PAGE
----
It is unlikely, however, that many schools are budgeting for a 34-fold increase, although technology directors are generally aware of the challenge. The hard costs of the bandwidth required to support the growth in online learning, home connectivity, and ubiquitous computing are unknown and likely to require additional research.
Key Finding #5
Online learning is growing
ADS 2006 shows that online learning for core courses is currently used by only 2.3% of students. By 2011 this figure will grow to 7.4%, or a 26.3% compound annual growth rate.
This finding has substantial implications across the school landscape. If the equivalent of one in fourteen high school students takes every core course online in 2011, then schools will need to purchase new materials, train teachers to work in the new environment, and upgrade their infrastructure to handle the increased demand while improving specialized instruction.
Key Finding #6
Professional development is key
ADS 2006 indicates that only 16.9% of district curriculum directors believe that their current professional development program is prepared to support 1:1 computing effectively. In contrast, 65% of superintendents rank professional development as extremely important in successful 1:1 computing initiatives.
Professional development is perhaps the single largest factor in the success or failure of the digital school. To be effective, professional development needs to include administrators and take different forms depending on the needs of the school or district. The focus needs to shift to a rigorous process of curriculum integration, data-driven decision-making, and capacity building.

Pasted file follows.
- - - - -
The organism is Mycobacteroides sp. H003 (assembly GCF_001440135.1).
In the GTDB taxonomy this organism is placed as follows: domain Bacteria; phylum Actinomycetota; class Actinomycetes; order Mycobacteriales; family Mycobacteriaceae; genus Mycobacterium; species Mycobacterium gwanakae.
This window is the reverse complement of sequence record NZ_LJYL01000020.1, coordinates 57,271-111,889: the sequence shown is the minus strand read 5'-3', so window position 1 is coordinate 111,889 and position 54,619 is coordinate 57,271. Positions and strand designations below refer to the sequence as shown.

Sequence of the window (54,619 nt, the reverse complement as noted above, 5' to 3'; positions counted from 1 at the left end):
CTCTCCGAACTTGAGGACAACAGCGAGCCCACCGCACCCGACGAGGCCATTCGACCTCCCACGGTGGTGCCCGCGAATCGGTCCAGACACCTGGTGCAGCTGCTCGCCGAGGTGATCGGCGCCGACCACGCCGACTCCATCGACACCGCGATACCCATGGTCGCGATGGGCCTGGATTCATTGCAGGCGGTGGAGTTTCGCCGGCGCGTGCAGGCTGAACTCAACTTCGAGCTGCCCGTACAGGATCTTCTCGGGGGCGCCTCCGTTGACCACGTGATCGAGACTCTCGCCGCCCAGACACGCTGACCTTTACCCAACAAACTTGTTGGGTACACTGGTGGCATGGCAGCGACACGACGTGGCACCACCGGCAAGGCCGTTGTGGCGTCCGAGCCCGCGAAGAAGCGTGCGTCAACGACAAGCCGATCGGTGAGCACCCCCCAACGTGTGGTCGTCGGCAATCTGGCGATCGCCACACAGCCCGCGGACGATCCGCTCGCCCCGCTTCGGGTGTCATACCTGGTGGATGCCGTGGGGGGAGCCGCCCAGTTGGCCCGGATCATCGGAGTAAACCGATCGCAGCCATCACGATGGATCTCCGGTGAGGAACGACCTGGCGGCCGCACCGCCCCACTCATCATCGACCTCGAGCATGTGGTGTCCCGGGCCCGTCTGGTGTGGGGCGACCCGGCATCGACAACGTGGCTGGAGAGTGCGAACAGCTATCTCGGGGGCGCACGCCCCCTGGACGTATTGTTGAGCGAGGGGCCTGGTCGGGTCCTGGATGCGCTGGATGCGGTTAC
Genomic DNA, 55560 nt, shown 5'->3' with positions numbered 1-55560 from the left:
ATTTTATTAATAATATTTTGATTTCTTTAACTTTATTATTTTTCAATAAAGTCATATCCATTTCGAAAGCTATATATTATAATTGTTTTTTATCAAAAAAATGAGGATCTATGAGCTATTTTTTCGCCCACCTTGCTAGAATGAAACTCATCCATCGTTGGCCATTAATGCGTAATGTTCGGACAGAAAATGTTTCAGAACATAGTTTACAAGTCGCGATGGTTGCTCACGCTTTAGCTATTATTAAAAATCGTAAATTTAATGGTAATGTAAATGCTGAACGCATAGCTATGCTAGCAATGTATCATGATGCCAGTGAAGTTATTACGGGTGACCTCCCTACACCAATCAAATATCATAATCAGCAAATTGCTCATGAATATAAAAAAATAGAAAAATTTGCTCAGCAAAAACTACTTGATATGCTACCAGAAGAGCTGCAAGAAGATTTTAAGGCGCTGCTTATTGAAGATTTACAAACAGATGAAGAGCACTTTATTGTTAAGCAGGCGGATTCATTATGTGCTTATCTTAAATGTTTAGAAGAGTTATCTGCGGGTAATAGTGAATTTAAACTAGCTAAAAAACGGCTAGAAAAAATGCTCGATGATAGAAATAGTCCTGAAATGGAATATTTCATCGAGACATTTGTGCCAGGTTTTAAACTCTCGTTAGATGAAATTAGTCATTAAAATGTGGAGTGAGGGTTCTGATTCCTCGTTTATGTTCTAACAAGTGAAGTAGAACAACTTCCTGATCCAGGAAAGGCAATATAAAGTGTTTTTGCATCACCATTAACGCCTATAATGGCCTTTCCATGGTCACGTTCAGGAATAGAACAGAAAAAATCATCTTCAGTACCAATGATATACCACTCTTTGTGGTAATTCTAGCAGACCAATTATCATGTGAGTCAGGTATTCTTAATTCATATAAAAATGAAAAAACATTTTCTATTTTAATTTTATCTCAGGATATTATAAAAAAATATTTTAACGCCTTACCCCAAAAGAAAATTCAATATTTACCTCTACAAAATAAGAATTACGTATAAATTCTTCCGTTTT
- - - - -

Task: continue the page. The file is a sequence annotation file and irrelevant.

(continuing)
Key Finding #7
Low total cost of ownership is increasingly important
According to ADS 2006, superintendents ranked low total cost of ownership (TCO) as the single most important factor in a successful ubiquitous computing implementation. While most technology directors agree, 22% felt TCO was only somewhat important, and 9% felt it was not important.
As districts consider moving toward a ubiquitous computing environment, TCO becomes increasingly important. When every student has a computer, every added dollar of support cost per computer becomes an added dollar per student, not 20 cents per student as in a 5:1 student/computer school environment.
Key Finding #8
The fastest-growing products over the next five years
ADS 2006 shows that student appliances, tablet computers, and electronic whiteboards will be the fastest-growing product categories, among mainstream products, over the next five years. The results show student appliances growing 113%, tablet computers 82.7%, and electronic whiteboards 35.1%. The projected growth in mobile computing is also significant, with PC laptops growing at a 25% annual rate and Mac laptops at 23.7%. These growth rates, for products with fairly high price points, appear robust in a market known to approach change cautiously.
— Conducted by The Hayes Connection and The Greaves Group
— Sponsored by Discovery Education and Pearson Education
Take the survey and compare your answers to those of other districts in your state and other states.